The output of Irish factories and manufacturing employment slid at their fastest rates since the banking and property crash 11 years ago and will likely fall again, as the effects of the lockdowns across many countries weigh further on orders, according to a major survey.
The monthly AIB Purchasing Managers’ Index showed that there was “a sudden, severe downturn” in Irish manufacturing in March as the key components of the index — output, new orders, and exports — dropped at their fastest rates since early 2009.
Worse, the survey found that Irish purchasing managers registered negative output expectations for the first time since the survey started in the summer of 2012.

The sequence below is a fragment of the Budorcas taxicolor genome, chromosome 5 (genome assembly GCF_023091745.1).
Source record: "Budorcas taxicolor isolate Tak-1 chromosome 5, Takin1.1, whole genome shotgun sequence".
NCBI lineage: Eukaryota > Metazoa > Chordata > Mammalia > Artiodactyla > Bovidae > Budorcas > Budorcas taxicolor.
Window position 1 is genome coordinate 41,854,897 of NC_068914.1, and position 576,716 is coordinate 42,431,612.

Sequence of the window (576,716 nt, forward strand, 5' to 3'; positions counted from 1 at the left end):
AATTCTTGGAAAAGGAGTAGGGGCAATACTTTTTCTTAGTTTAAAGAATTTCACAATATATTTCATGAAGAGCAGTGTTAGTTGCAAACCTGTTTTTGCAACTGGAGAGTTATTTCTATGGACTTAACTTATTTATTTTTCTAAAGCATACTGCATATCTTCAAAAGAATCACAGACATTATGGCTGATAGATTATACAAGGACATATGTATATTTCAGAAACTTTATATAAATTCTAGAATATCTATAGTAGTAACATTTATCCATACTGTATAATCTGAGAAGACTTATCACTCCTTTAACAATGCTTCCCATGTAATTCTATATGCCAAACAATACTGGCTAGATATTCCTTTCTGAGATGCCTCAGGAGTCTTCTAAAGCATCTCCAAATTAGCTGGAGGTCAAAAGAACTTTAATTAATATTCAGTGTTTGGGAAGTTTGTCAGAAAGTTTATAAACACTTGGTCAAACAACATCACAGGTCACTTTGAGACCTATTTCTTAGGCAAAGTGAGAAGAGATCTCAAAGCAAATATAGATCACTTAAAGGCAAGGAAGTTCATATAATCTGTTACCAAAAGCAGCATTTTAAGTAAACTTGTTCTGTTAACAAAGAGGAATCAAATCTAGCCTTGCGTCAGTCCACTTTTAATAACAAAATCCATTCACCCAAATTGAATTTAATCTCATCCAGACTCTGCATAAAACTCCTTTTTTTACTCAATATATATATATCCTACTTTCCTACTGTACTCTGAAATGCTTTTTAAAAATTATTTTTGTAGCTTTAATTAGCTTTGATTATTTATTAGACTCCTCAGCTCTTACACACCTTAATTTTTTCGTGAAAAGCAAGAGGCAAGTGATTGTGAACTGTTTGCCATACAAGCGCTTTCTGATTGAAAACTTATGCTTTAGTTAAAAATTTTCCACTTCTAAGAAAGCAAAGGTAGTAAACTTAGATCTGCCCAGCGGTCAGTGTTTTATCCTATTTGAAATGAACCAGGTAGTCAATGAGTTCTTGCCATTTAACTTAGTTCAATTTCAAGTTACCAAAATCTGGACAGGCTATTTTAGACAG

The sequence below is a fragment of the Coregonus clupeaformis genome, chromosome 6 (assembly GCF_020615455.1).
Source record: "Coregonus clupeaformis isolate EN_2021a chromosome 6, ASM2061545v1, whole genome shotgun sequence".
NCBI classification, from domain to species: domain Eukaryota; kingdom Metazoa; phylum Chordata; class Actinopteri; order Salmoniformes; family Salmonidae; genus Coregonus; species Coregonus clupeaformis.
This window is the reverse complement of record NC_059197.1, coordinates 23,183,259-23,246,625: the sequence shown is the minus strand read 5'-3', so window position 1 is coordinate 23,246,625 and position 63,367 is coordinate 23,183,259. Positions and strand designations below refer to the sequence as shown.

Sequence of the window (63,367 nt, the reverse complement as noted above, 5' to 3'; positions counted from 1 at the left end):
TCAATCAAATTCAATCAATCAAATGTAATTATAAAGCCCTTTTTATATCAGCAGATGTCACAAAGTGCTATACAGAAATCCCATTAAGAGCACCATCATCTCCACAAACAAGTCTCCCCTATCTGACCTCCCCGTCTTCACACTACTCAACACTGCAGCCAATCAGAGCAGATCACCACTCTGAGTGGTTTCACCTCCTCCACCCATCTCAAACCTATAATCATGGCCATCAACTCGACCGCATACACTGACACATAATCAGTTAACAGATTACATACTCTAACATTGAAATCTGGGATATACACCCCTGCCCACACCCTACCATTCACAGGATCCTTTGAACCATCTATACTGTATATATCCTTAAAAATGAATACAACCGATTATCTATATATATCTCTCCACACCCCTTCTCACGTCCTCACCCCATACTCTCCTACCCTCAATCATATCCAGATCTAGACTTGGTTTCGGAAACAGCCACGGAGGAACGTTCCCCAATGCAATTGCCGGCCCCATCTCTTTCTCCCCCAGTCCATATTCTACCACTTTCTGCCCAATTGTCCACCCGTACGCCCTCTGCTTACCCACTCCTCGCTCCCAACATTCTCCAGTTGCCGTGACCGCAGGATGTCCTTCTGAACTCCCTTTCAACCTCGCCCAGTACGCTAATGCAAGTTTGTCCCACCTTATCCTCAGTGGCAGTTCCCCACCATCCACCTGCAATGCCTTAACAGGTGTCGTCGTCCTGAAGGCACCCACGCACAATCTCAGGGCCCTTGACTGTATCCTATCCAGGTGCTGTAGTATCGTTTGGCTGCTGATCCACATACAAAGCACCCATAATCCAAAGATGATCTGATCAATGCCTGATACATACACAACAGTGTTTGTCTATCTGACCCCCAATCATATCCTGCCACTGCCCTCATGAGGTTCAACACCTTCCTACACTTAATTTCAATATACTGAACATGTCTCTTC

The main index posted a reading of just over 45 down from 51.2 in February, where a reading of 50 marks the difference between expansion and contraction in manufacturing.
“Further sharp falls in the PMI are likely over the next couple of months — the Irish index troughed at below 35 during the last recession in 2008-09,” said AIB chief economist Oliver Mangan.
He said a collapse in new orders meant that more output declines were “on the cards”.
The survey found that employment levels, which had started to decline in recent months, fell at their fastest rate since July 2009.
“Firms reported adjusting workforces to reflect a lack of activity, new orders, and cancelled projects,” according to the survey.
The Irish PMI survey is closely watched across the world because of the mix of multinationals based in Ireland producing for world markets.
It comes as European shares clawed back some of their huge losses after China’s index suggested manufacturing had unexpectedly grown in March, and not contracted.